Andy Divine depends on the ignorance of his readers, Episode MCCVII: On Concentration Camps & more pressing Evils. Old Socialist comments

I’ll bypass the first two installments of the Mr. Divine’s encyclical of June 21, 2019:

The Next Step for Gay Pride

The Trump Code

I’ll just read this next segment of moral shaming with which Andy confronts his readers:

The Totalitarian Nightmare the World Is Ignoring

I don’t want a new Cold War with China. But it is, in my view, an evil regime, and we should have no illusions about that. Twitter has been having a great time this past week parsing whether detention camps for illegal immigrants in the United States should be called “concentration camps.” In China, this debate might seem somewhat beside the point. Over a million Muslims who have crossed no border and committed no crimes are being taken from their homes en masse and subjected to brainwashing in vast camps and compounds from which there is no escape. Watch this excellent new BBC piece on these “thought transformation camps” — and feel the fear everywhere. The BBC was given access to a show camp, which is creepy enough. We can only imagine what goes on in the hidden ones.

Somehow Andy has become an expert on ‘concentration camps’: now Andy isn’t very adroit about his attack on Alexandria Ocasio-Cortez, and her very welcome plain speaking on the concentration camps used by ICE to hold the Mestizo Hordes ,that are invading the land of Anglo-Protestant virtue, as articulated by that American political hysteric Samuel P. Huntington: in his Who Are We? The Challenges to America’s National Identity. The separation of children/infants from their parents , not to speak of caging these human beings, is an action used by Trump and his minions: ‘Give me your tired,your poor ,your huddled masses…’! An utter betrayal of ‘American Values’ ?

Andy likes to engage in the time honored tradition of One-up-man-ship pioneered by Stephen Potter. Virtue signalling is the current term of abuse, but Potter’s old stand-by fully describes Andy’s dull-witted practice . His argument:  You’ve averted your eyes from the ‘Evil Chinese Regime‘  for too long -its Human Rights abuses! In sum, the Concentration Camps used by ICE are by comparison to the Chinese Regime’s forms of oppression/re-education are evil, while the human rights abuses practiced by ICE are subject to a kind of pseudo- apologetic! In sum,  the crimes of ICE are minimized in comparison to the Chinese.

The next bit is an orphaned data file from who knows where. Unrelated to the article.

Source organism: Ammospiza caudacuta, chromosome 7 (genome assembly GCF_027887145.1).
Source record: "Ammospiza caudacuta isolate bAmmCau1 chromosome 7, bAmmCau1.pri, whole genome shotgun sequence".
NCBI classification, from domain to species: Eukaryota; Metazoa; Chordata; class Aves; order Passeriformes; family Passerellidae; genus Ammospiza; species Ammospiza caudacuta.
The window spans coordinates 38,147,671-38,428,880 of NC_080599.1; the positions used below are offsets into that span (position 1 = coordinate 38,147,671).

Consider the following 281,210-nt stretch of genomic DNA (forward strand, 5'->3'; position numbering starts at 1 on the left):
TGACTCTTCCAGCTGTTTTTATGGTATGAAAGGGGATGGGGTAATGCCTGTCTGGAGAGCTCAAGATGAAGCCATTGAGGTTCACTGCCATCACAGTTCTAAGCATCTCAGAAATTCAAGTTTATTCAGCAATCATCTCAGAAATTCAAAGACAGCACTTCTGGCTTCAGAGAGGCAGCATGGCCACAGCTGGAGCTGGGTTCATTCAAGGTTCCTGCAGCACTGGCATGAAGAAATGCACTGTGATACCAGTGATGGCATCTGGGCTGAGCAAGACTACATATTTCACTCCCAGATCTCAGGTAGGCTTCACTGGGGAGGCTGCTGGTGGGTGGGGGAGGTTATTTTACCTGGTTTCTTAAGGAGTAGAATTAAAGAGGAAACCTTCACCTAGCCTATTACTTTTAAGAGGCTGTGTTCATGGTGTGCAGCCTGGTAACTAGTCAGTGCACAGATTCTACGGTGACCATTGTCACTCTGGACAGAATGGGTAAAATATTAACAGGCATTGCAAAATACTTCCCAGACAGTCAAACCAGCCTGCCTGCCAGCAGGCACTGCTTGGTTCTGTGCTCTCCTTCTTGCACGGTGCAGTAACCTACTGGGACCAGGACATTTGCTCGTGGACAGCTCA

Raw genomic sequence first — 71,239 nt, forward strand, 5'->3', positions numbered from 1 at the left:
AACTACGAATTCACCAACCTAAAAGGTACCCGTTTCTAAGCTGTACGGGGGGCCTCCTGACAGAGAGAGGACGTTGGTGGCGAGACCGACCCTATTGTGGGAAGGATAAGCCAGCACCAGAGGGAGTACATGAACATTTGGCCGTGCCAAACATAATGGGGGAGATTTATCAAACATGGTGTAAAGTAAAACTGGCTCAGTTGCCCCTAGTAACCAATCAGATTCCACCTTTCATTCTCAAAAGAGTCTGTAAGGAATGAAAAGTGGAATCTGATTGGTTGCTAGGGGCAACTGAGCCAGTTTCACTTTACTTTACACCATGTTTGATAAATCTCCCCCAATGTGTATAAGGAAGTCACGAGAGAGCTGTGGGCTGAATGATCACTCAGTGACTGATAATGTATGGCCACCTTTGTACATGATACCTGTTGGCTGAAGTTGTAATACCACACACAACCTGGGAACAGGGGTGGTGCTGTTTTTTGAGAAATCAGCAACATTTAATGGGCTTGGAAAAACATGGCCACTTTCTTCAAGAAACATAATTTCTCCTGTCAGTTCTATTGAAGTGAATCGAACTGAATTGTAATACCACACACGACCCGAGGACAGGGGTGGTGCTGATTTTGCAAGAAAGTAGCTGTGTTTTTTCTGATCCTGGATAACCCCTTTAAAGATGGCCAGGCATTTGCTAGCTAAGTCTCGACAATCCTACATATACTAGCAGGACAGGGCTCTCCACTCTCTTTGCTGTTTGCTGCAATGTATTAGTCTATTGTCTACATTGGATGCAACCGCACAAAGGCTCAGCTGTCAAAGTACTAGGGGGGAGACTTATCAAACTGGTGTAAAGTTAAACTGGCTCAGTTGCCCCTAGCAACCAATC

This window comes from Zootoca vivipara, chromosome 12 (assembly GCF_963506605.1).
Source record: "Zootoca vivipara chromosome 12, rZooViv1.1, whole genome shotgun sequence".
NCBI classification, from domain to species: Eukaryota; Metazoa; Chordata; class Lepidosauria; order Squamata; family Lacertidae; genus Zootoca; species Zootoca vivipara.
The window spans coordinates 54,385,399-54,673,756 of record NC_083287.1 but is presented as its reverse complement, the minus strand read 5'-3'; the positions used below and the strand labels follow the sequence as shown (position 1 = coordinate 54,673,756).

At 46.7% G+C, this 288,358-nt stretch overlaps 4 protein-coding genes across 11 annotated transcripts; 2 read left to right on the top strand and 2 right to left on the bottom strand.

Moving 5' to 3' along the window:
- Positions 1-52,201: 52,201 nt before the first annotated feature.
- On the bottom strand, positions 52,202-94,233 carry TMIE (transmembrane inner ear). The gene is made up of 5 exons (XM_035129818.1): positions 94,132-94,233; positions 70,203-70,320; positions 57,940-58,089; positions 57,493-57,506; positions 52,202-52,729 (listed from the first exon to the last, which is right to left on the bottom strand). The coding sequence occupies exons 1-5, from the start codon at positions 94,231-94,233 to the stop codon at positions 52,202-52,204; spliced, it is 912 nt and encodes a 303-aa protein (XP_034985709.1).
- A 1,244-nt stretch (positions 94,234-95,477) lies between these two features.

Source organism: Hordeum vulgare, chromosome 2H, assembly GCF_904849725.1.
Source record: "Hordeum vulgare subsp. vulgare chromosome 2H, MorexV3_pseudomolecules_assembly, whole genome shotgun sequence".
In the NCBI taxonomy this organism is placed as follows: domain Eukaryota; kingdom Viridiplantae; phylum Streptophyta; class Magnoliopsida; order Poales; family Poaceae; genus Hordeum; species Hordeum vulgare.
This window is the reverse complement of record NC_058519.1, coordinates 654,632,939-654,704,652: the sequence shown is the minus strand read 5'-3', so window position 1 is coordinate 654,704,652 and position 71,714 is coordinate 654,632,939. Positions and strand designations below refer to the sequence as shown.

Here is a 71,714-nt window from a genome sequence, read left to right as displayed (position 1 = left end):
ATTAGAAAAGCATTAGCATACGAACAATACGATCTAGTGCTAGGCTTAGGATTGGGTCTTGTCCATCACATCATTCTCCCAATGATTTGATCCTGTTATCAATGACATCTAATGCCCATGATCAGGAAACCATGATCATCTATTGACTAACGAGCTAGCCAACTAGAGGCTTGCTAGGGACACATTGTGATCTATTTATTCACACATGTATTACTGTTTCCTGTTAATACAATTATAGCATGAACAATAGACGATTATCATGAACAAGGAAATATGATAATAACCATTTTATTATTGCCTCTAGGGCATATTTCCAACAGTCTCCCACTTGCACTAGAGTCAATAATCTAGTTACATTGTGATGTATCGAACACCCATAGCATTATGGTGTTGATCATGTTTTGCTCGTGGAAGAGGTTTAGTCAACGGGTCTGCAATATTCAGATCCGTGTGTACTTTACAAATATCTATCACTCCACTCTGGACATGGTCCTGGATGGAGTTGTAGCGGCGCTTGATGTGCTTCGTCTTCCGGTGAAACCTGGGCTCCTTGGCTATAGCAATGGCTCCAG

On the left, we worry about Islamophobia, or we expend our energies protesting the oppression of Palestinians by Israel’s occupation. On the right, we talk of religious freedom too often as if it only applies to Christians or Jews.

Yet, here is a man and writer whose moral/political enthusiasms for ‘The Bell Curve’ and the War in Iraq are facts that Andy can’t overcome. At least with his readers whose memories reach back to Andy’s reprehensible political past.  Andy achieves his ends by means of hectoring moralizing, in service to Andy’s pathological egotism, wedded to his political nihilism.

Old Socialist

http://nymag.com/intelligencer/2019/06/andrew-sullivan-the-next-step-for-gay-pride.html

 

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Andy Divine vilifies the heretics, episode MMMLXIX : ‘When the Ideologues Come for the Kids’ . Old Socialist comments

When reliable Inquisitor Andy Divine isn’t making holy war against Middlebury College, he likes to keep busy. See this valuable essay from The National Review by Andrew Stutterford of March 11, 2017, that takes Andy’s New York Magazine essay on the Charles Murray/Middlebury controversy.  Note that Andy, as editor of The New Republic, published on October 31, 1994, this essay by Charles Murray and Richard J. Herrnstein titled Race, Genes and I.Q. — An Apologia, The case for conservative multiculturalism, so his political investment in Murray is of long standing.